Q: Hi, is (there) a way to check the blocked queries and blocking queries during a window whether the read/writes went into lock state?
You can see how many queries are spent in the locked state but you do not know which query or queries have been causing that wait.
Showing which queries caused the row-level lock wait is not easy as often it may not be one query which is “guilty” but rather, many queries interacting. It may not be a “query” at all, but a transaction having locked rows waiting on the application side. This is an important problem and we will look into solving it in the future.
Q: Can you summarize what Redis/Memcache would look like (if at all) in PMM2?
Percona Monitoring and Management v2 only supports monitoring of MySQL (and MariaDB), PostgreSQL, and MongoDB at this point. Redis and Memcached monitoring are not currently supported. The plan is to enable adding support for their monitoring in PMM2 through the support of External Exporters as was supported in PMM v1. This feature is already in development. And in the more distant future, through some sort of extension/plugin interface allowing to implement query information capture for technologies not supported by PMM out of the box.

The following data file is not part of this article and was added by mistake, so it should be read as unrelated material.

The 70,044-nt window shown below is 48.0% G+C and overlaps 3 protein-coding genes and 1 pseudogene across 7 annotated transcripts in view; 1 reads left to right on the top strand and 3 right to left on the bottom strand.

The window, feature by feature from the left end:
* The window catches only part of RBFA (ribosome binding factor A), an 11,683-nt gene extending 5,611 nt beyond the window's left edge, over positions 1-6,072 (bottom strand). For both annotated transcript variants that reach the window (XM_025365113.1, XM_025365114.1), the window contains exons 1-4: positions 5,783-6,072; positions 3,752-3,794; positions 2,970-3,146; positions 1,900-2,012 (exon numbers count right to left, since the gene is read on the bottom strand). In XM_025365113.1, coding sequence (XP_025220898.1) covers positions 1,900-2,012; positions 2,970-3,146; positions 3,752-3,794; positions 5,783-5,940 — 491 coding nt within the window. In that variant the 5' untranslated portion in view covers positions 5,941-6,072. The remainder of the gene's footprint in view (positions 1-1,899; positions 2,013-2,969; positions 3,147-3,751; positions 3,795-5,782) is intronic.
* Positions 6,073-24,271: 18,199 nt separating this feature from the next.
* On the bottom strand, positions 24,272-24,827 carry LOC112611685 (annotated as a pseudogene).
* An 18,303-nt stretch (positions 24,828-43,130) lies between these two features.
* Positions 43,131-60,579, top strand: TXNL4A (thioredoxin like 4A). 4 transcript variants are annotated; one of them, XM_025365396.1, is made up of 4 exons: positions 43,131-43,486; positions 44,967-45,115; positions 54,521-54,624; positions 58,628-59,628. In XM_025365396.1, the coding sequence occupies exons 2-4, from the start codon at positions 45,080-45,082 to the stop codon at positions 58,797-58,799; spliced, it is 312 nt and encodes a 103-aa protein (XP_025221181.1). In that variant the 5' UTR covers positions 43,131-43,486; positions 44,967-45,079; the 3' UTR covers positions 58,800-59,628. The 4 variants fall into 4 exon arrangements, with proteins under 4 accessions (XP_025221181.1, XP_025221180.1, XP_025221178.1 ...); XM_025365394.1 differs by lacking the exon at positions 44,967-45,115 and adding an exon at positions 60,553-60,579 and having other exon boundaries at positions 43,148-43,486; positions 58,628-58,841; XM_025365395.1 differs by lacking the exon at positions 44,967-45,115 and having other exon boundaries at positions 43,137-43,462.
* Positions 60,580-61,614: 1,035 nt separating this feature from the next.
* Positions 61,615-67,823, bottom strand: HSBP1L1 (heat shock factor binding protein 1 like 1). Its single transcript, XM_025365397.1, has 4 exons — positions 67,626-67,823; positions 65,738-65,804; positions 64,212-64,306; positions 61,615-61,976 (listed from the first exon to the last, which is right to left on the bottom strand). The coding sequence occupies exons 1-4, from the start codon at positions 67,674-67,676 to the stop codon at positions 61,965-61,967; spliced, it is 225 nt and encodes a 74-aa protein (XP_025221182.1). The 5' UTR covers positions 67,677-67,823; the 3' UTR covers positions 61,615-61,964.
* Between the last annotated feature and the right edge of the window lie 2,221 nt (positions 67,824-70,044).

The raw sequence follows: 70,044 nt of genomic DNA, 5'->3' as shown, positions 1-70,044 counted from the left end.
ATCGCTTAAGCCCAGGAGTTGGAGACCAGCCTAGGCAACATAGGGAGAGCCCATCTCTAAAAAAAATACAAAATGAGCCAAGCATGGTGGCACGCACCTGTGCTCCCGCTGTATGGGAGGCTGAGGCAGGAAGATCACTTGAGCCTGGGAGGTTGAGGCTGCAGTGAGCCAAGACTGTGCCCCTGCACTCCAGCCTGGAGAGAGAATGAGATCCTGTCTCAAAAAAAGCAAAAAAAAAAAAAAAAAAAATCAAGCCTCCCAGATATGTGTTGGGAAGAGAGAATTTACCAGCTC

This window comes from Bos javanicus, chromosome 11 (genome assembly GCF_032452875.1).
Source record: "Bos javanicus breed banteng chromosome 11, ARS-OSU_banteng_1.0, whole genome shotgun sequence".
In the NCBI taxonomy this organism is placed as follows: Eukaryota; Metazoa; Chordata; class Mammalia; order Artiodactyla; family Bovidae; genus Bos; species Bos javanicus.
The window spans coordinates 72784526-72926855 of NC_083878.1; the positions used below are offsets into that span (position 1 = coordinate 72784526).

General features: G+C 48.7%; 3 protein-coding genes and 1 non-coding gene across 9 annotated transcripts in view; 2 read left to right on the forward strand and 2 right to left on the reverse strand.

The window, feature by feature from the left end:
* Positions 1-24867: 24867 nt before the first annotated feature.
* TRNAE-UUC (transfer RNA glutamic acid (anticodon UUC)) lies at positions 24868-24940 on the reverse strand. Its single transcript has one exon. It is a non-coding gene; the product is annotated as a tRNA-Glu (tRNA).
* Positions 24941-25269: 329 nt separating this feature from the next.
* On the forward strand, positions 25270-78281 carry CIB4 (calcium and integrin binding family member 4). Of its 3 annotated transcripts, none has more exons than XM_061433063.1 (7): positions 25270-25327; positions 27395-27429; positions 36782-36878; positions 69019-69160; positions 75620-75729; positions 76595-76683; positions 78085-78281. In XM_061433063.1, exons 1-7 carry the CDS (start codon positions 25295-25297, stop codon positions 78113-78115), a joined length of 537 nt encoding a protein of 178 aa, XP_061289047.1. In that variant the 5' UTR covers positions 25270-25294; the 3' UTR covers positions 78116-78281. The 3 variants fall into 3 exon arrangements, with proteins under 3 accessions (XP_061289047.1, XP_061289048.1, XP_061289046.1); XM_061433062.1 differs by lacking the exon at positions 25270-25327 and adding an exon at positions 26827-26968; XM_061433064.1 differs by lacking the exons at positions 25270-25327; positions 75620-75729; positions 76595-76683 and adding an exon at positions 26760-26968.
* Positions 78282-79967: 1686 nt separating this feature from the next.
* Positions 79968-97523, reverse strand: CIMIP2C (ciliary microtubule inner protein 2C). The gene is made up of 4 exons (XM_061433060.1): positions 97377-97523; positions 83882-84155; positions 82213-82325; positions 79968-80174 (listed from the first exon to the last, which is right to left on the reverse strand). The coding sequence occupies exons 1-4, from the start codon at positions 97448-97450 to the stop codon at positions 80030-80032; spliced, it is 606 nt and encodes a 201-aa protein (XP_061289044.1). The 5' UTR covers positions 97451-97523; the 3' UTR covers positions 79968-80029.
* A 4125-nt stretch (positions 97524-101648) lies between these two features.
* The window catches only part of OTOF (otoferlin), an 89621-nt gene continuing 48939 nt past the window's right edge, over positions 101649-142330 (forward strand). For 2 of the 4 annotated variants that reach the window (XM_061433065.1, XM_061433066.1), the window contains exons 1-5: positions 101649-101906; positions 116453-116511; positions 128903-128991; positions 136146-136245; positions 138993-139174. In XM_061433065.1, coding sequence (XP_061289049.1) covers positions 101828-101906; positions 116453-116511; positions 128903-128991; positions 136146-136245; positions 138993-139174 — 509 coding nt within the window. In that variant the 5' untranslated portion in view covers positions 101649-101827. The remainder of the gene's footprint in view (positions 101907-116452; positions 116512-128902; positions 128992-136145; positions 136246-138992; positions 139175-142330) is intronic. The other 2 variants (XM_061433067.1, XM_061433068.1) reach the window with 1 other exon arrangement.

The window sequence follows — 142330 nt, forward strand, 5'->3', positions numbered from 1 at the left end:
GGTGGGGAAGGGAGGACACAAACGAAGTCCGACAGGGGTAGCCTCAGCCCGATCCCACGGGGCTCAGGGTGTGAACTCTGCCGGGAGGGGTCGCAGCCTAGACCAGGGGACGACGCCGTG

Q: How much load does PMM have on DB?
Q: Is this tool to be used on production servers? Or on staging/debug server?
Q: Any recommendation on not making it kill the instance or add too much load on the instance we are monitoring?
These similar questions I thought are best answered together. The design goal for PMM is to have no more than 1 percent overhead in normal circumstances, so you can safely run it in production.
Having said that, it is best practice to run Percona Monitoring and Management in production as well as in your development and staging QA environments. If the development team can find bad queries, bad schema, or other mistakes before pushing them to production, it is the best outcome.
You never catch all bad queries though, and even if you do there are cases when “good queries” behave badly due to some problems with statistics or other operational issues. To catch these and resolve problems quickly you need to run PMM in production.
In some exceptional cases, PMM may generate more than the target 1 percent of the load. In this case, you can configure resolution, as lower resolution means lower load.
You also disable Table Statistics if you have a large number of tables. Run pmm-admin add mysql –help for details. In general, “Do No Harm” is the primary objective for Percona Monitoring and Management, so if you’re observing PMM negatively impacting your database performance in any way, please let us know by filing a bug.